Friend, colleague, and See Me as a Person workshop facilitator, Dan Kopp, M.D., shares a recent experience of rapturous wonder. We are moved by this beautiful expression of deep curiosity about a fellow human being and think this post stands as an example of how, over time and with intention, one’s propensity for wonder can become second nature.
~ Mary and Michael
I first noticed his gnarled right hand as he slid into the seat across the aisle of the 737 to Seattle. Tall and thin, he appeared to be in his mid-eighties. Sparse white hair and a bushy gray mustache framed a gaunt face that held a somewhat confused expression. A short and stout fifty-something woman was already settled into the middle seat beside him. She was obviously his daughter by the bits of conversation I overheard. Their exchanges suggested he most likely suffered from some type of dementia. She reminded him to put the ticket stub for the jet-way-checked bag into his wallet so he wouldn’t lose it. As he stood to comply, he removed a dark, slightly stained tweed jacket, revealing a well-worn plaid long-sleeved shirt. He sported camouflaged suspenders over stooped shoulders that apparently helped a wide brown belt secure his faded jeans.
It was his hands, though, that were mesmerizing. There was all the evidence of the countless tasks I imagined they’d performed over eight decades. Though there was little meat in or around the long, slender fingers, prominent purple veins tented his thin skin. Nicotine had stained the tips of the first two fingers of that right hand, as it did the lower edge of his mustache, correlating with the pungent odor of tobacco clinging to his clothes.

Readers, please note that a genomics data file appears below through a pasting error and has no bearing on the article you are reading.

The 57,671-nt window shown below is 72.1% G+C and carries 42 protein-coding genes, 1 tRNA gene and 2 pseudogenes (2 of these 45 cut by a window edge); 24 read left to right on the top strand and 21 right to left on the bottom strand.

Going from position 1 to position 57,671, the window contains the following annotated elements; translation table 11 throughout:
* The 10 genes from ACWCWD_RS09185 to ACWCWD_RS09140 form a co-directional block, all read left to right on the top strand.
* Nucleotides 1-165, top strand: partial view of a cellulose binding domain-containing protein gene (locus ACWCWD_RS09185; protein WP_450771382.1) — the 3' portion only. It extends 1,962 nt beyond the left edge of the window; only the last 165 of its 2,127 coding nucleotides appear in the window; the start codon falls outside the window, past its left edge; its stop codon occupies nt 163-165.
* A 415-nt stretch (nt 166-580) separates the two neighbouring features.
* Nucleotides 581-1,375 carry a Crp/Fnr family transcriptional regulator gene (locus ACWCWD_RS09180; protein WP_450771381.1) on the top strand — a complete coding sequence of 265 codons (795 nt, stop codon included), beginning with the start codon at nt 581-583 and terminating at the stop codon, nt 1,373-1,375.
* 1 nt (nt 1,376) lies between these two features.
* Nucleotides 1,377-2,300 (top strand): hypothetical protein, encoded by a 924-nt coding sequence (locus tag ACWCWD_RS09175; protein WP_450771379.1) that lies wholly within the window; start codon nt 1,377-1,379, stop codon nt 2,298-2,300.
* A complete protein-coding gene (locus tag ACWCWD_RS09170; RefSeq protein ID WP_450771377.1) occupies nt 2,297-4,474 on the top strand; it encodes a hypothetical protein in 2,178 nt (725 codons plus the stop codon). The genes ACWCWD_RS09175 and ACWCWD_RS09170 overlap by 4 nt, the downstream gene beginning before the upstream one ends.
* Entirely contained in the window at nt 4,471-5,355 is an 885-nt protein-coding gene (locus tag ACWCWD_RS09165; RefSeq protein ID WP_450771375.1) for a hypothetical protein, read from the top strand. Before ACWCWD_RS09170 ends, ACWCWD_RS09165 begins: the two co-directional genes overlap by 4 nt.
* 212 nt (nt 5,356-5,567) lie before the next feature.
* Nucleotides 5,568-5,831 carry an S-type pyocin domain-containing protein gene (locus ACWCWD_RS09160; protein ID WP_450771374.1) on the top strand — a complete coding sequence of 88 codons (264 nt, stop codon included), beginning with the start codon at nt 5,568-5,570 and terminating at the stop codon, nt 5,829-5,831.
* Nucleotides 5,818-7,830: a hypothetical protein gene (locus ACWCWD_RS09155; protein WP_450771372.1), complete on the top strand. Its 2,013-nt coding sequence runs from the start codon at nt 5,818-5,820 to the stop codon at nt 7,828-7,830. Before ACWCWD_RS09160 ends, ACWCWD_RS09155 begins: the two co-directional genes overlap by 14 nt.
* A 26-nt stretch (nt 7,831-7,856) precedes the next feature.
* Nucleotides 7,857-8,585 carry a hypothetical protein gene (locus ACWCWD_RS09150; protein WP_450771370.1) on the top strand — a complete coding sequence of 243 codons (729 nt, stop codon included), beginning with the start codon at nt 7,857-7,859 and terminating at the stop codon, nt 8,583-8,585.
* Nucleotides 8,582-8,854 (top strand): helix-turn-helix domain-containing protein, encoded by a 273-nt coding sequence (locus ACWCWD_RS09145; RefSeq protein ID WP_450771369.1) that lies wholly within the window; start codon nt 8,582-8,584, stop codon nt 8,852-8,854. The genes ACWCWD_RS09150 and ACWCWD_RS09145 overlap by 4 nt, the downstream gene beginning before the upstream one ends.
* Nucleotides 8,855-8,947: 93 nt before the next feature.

The woman continued to attend and speak with him more as a grandchild than the man she called Dad. I further imagined how those hands might have held her a half century ago, soothing her when she cried. I suspected he was a farmer and had worked long and physically demanding years in his fields, though there were no certain clues for that. My hunch was he’d been a good provider for his family, but don’t ask me why. Perhaps it was the soft expression of love I saw in his daughter’s eyes as she held a cell phone at arm’s length announcing she wanted a “selfie” of just the two of them.
He seemed oddly curious at seeing their faces together on the device. She was obviously pleased to have captured the moment. I smiled when he then interrupted the young flight attendant on seat belt patrol. She seemed confused to observe him holding his right hand up in the air until he moved it back and forth. He apparently wanted to “high five” her, something he undoubtedly did often with his children and grandchildren over the years, and she finally graciously obliged.
I saw worry lines deepen on his daughter’s face and wondered if she was dreading this long flight to the northwest coast. I suspected she was considering how many times he might need to use the bathroom, or what he might say that could offend another passenger who didn’t understand how polite and appropriate he had always been before those hands grew gnarled. I continued to wonder about the many tasks they had performed. How often had they swung a hammer, guided a rip saw, or caressed his wife’s face? Had they aimed a rifle in combat? Was the slight tremble from some physical or emotional scar of war?
So many questions flooded over me as I now studied not only his hands but his brown and weathered face in profile. He smiled occasionally, but it never seemed to correlate with anything. I found myself deeply engrossed in this gentleman and really curious about his back-story. I wanted to hear some of his life experiences and understand his relationships with those about whom he cared.
Common decency, however, and respect for both him and his daughter prevented me from intruding more visibly. Later, in the airport, I saw them again, this time walking together quite slowly, hand-in-hand and seemingly lost in their own connection. Even slightly bent at the waist, he still towered over her as she clung tightly to his much larger hand. I thought from a distance it just might have looked as it did when she was seven.